We examined nine sperm outcomes reflective of testis function: a) sperm count (millions), b) sperm concentration (millions per milliliter), c) sperm morphology (percent normal sperm), d) percent of sperm cells with abnormal head, e) percent of sperm cells with abnormal midsection, f ) percent of sperm cells with abnormal tails, g) percent of sperm cells with cytoplasmic droplets, h) percent sperm with DNA fragmentation according to SCSA, and i) percent immature sperm according to CMA staining.
We obtained air pollution data from the U.S. Environmental Protection Agency (EPA) Air Quality System Data Mart (U.S. EPA 2008) for the period of exposure in each of the three counties where the study subjects resided. Air pollution data were originally obtained for PM10, PM2.5, O3, nitrogen dioxide (NO2), SO2, and CO. However, in this study we focused on exposure to PM2.5 and O3 because the data for these pollutants were the most complete across all three counties for these pollutants (data for CO, NO2, and SO2 were monitored at only two of the three study sites during the study period). Meteorologic data were also obtained in the form of the daily minimum and maximum temperature readings.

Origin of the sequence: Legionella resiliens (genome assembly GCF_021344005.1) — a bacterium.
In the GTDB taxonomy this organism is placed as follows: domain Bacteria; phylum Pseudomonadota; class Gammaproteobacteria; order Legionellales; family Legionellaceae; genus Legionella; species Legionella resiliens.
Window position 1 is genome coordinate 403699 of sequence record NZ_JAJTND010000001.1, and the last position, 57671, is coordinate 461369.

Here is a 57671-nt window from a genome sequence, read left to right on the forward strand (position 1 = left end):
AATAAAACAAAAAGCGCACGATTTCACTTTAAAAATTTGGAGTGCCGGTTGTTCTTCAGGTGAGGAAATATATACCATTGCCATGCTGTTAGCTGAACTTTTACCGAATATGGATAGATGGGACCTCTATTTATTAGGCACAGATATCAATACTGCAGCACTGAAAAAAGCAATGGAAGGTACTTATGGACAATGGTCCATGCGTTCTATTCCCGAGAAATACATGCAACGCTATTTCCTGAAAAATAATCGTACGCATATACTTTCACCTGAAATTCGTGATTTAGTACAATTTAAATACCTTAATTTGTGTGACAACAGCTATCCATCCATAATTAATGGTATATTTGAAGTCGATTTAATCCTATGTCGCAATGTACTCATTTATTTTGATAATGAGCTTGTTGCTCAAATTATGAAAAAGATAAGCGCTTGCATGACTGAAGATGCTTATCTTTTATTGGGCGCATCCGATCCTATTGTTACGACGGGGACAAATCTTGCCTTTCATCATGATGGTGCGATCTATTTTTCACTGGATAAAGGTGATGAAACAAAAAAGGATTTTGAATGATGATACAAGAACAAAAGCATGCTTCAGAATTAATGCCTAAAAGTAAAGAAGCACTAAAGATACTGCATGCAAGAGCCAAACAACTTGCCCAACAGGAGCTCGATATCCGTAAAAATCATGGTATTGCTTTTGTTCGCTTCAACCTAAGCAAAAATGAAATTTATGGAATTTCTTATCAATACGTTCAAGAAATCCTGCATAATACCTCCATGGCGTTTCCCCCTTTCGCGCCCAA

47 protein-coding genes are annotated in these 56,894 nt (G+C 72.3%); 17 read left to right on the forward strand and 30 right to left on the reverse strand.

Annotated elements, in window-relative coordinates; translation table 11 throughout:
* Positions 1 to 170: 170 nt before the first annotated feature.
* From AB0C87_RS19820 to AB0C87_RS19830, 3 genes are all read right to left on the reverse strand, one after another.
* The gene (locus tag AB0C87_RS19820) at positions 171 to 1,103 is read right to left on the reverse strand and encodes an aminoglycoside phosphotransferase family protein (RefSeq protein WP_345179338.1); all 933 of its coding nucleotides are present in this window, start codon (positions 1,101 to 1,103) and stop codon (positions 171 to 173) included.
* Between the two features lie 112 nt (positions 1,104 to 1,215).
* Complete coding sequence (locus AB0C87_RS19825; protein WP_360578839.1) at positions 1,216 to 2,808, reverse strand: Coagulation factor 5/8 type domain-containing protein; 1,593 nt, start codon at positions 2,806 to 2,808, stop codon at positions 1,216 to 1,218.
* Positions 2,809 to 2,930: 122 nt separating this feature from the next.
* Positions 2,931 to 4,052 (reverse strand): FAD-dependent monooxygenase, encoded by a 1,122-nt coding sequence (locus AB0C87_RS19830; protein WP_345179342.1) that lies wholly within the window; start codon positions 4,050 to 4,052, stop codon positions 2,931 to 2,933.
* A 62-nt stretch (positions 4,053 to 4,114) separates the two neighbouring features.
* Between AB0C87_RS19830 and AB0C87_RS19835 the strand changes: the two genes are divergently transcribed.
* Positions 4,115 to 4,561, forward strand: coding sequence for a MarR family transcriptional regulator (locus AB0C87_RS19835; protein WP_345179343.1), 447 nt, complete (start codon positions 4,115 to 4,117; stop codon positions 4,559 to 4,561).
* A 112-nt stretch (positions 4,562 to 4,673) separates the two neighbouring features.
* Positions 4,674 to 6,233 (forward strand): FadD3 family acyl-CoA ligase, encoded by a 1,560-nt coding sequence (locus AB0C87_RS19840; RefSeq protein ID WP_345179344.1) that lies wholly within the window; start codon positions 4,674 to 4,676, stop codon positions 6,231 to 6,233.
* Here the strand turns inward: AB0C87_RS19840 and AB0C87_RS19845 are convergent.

For PM2.5, the data represent the 24–hr average, which was collected at two monitoring sites in Wake County, North Carolina (recorded daily at one site and every third day at the other), four monitors in Shelby County, Tennessee (two recorded daily and two every third day), and one monitor in Galveston County, Texas (recorded every third day). For O3 (reported as parts per billion), the data represent the maximum 8–hr average, which was collected at four monitors in Wake County and at two monitors each in Shelby County and Galveston County (all sites recorded daily data). For the daily maximum temperature, data were recorded at six monitors in Wake County, five monitors in Shelby County, and three monitors in Galveston County.